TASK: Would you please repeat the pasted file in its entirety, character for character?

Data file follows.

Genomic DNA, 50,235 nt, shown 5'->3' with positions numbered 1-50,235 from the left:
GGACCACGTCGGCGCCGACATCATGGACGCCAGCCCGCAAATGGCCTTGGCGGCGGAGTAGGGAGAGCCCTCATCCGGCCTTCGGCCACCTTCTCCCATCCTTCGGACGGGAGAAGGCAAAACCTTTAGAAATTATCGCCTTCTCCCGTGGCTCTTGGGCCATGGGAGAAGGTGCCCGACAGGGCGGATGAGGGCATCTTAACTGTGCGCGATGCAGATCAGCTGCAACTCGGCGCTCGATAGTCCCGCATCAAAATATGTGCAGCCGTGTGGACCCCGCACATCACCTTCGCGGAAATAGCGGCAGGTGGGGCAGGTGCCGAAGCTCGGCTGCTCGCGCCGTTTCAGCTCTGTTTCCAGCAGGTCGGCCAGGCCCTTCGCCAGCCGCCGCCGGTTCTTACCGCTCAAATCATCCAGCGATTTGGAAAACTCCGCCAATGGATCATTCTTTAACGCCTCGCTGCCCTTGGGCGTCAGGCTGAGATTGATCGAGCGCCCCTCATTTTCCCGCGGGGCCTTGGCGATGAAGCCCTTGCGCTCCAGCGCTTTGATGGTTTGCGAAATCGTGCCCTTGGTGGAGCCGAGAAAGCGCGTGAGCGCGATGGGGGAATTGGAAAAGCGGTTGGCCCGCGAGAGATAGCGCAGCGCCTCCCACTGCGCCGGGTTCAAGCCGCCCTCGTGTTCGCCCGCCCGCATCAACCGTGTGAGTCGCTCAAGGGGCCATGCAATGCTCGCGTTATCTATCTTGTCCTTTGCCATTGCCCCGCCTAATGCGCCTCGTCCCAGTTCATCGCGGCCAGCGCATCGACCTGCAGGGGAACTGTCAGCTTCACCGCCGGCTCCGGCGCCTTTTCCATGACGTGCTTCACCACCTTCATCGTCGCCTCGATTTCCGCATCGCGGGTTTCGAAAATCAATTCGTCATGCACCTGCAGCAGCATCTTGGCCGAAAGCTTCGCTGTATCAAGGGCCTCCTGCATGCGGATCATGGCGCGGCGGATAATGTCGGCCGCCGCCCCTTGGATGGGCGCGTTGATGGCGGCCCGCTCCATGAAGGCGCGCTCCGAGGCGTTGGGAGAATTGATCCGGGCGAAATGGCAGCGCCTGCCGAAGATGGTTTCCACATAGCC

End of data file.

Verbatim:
Genomic DNA, 50,235 nt, shown 5'->3' with positions numbered 1-50,235 from the left:
GGACCACGTCGGCGCCGACATCATGGACGCCAGCCCGCAAATGGCCTTGGCGGCGGAGTAGGGAGAGCCCTCATCCGGCCTTCGGCCACCTTCTCCCATCCTTCGGACGGGAGAAGGCAAAACCTTTAGAAATTATCGCCTTCTCCCGTGGCTCTTGGGCCATGGGAGAAGGTGCCCGACAGGGCGGATGAGGGCATCTTAACTGTGCGCGATGCAGATCAGCTGCAACTCGGCGCTCGATAGTCCCGCATCAAAATATGTGCAGCCGTGTGGACCCCGCACATCACCTTCGCGGAAATAGCGGCAGGTGGGGCAGGTGCCGAAGCTCGGCTGCTCGCGCCGTTTCAGCTCTGTTTCCAGCAGGTCGGCCAGGCCCTTCGCCAGCCGCCGCCGGTTCTTACCGCTCAAATCATCCAGCGATTTGGAAAACTCCGCCAATGGATCATTCTTTAACGCCTCGCTGCCCTTGGGCGTCAGGCTGAGATTGATCGAGCGCCCCTCATTTTCCCGCGGGGCCTTGGCGATGAAGCCCTTGCGCTCCAGCGCTTTGATGGTTTGCGAAATCGTGCCCTTGGTGGAGCCGAGAAAGCGCGTGAGCGCGATGGGGGAATTGGAAAAGCGGTTGGCCCGCGAGAGATAGCGCAGCGCCTCCCACTGCGCCGGGTTCAAGCCGCCCTCGTGTTCGCCCGCCCGCATCAACCGTGTGAGTCGCTCAAGGGGCCATGCAATGCTCGCGTTATCTATCTTGTCCTTTGCCATTGCCCCGCCTAATGCGCCTCGTCCCAGTTCATCGCGGCCAGCGCATCGACCTGCAGGGGAACTGTCAGCTTCACCGCCGGCTCCGGCGCCTTTTCCATGACGTGCTTCACCACCTTCATCGTCGCCTCGATTTCCGCATCGCGGGTTTCGAAAATCAATTCGTCATGCACCTGCAGCAGCATCTTGGCCGAAAGCTTCGCTGTATCAAGGGCCTCCTGCATGCGGATCATGGCGCGGCGGATAATGTCGGCCGCCGCCCCTTGGATGGGCGCGTTGATGGCGGCCCGCTCCATGAAGGCGCGCTCCGAGGCGTTGGGAGAATTGATCCGGGCGAAATGGCAGCGCCTGCCGAAGATGGTTTCCACATAGCC